The African Union Transitional Justice Policy: The missing sixth pillar of the African Peace and Security Architecture
The adoption of the African Union Transitional Justice Policy (AUTJP) in February 2019 was a momentous step on the part of the African Union (AU) in delivering on its mandate to end violent conflicts on the continent and ensure sustainable peace. The policy is a decisive move by the AU to use context-specific transitional justice (TJ) mechanisms to address nation-building and reconciliation in the aftermath of violence and mass atrocities on the continent. However, for the policy to gain an enduring foothold in Africa, it needs to become the guiding normative framework as the sixth legal pillar of the African Peace and Security Architecture (APSA). This TJ pillar will thus work in conjunction with other vital AU organs at all levels. As part of this work, context-specific TJ processes will be disseminated to the various Regional Economic Communities (RECs) and Regional Mechanisms (RMs) which will, in turn, inform and support country-specific proceedings. This encourages a feedback loop into the rest of the APSA pillars, such as knowledge-gathering by the Continental Early Warning System (CEWS), mediation by the Panel of the Wise (PoW), and decision-making by the Peace and Security Council (PSC) in terms of its overall mandate in this regard.
Given the increasing cyclical nature of conflict on the African continent, the AU adopted the AUTJP The AUTJP is designed to fill a gap identified by the AU Peace and Security Council’s PoW in its 2011 report originally entitled, ‘Non-Impunity, Truth, Peace, Justice, and Reconciliation in Africa: Opportunities and Constraints’.2 The findings of the report highlighted fundamental issues regarding how member states dealt with, and shared experiences of, transitional justice. This laid the foundation for the development of a TJ policy for AU member states, a process largely spearheaded by civil society, notably the South Africa-based Centre for the Study of Violence and Reconciliation (CSVR). This was mostly a collective effort directed towards combating impunity by ensuring that AU peacebuilding efforts addressed matters of justice, reconciliation and healing in the aftermath of violent conflict and systematic and gross human rights abuses.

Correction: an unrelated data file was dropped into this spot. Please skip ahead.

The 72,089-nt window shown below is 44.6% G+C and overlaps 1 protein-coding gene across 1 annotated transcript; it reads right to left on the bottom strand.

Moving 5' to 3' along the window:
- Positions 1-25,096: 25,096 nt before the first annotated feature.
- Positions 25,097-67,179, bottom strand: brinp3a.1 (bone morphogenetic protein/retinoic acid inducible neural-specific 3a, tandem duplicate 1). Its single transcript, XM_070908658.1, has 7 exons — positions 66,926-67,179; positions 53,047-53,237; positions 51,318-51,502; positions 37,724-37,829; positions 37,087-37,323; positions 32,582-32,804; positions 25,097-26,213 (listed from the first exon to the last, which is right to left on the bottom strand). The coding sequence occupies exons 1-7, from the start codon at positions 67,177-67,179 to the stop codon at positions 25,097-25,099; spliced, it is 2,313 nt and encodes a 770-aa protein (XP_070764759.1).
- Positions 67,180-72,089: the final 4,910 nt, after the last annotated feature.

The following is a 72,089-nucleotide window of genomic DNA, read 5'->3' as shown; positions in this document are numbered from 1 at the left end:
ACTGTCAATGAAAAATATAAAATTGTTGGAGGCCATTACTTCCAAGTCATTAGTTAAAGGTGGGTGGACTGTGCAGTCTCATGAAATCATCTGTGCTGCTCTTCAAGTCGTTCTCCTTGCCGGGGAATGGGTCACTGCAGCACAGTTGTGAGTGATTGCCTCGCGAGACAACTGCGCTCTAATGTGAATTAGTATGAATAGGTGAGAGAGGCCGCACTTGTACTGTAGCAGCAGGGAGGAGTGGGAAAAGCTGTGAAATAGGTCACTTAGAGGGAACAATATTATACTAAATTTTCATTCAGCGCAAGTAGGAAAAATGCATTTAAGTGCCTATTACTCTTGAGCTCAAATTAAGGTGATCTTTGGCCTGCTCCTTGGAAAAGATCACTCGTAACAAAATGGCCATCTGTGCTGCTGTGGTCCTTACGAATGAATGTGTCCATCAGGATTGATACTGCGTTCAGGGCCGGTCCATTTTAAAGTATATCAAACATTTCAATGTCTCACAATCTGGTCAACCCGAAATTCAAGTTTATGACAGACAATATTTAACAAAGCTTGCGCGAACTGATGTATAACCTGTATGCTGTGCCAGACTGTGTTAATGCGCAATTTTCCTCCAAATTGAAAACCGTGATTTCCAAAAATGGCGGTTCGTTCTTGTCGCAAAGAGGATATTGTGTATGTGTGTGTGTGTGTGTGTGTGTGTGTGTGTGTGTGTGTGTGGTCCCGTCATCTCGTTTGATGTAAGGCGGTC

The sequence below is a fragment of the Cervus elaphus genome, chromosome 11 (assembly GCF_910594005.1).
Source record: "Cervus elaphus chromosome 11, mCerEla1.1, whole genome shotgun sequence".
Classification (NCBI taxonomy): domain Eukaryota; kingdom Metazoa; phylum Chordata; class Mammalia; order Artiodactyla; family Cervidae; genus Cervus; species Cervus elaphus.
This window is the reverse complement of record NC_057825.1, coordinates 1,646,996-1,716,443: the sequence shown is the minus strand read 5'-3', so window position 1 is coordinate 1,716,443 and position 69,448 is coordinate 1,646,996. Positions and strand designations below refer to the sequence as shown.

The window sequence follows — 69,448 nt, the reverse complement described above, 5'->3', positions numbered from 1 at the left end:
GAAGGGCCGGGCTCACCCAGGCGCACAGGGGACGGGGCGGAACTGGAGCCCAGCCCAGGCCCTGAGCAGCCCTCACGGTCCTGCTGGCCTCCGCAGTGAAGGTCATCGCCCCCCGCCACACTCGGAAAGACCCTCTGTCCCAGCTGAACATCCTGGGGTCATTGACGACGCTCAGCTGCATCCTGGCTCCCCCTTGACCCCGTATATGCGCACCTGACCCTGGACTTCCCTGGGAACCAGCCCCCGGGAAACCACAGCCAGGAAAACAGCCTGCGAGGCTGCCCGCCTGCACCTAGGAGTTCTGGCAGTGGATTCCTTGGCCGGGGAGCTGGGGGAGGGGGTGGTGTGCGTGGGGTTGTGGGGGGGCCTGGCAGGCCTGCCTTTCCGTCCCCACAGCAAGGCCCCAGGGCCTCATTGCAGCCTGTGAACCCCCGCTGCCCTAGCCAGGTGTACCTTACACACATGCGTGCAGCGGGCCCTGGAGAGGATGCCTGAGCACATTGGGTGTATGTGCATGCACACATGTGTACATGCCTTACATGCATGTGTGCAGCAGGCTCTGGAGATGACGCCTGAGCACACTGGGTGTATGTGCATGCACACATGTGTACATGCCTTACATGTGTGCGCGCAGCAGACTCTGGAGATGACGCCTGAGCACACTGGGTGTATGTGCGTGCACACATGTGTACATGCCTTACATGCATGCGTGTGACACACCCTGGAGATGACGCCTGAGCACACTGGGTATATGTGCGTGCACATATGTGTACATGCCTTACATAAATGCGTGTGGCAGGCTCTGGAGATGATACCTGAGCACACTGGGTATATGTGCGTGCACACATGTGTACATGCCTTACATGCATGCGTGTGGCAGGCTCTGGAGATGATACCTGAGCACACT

The role of the AU on the continent cannot be overstated given the predominance of various conflicts across the region. To combat this phenomenon, APSA was assigned the mandate of ensuring the prevention, management and resolution of election-related conflicts and political violence. This organ consists of several pillars that cooperate in addressing issues such as civil unrest, genocide and ethnic cleansing, as well as political violence and related electoral violence.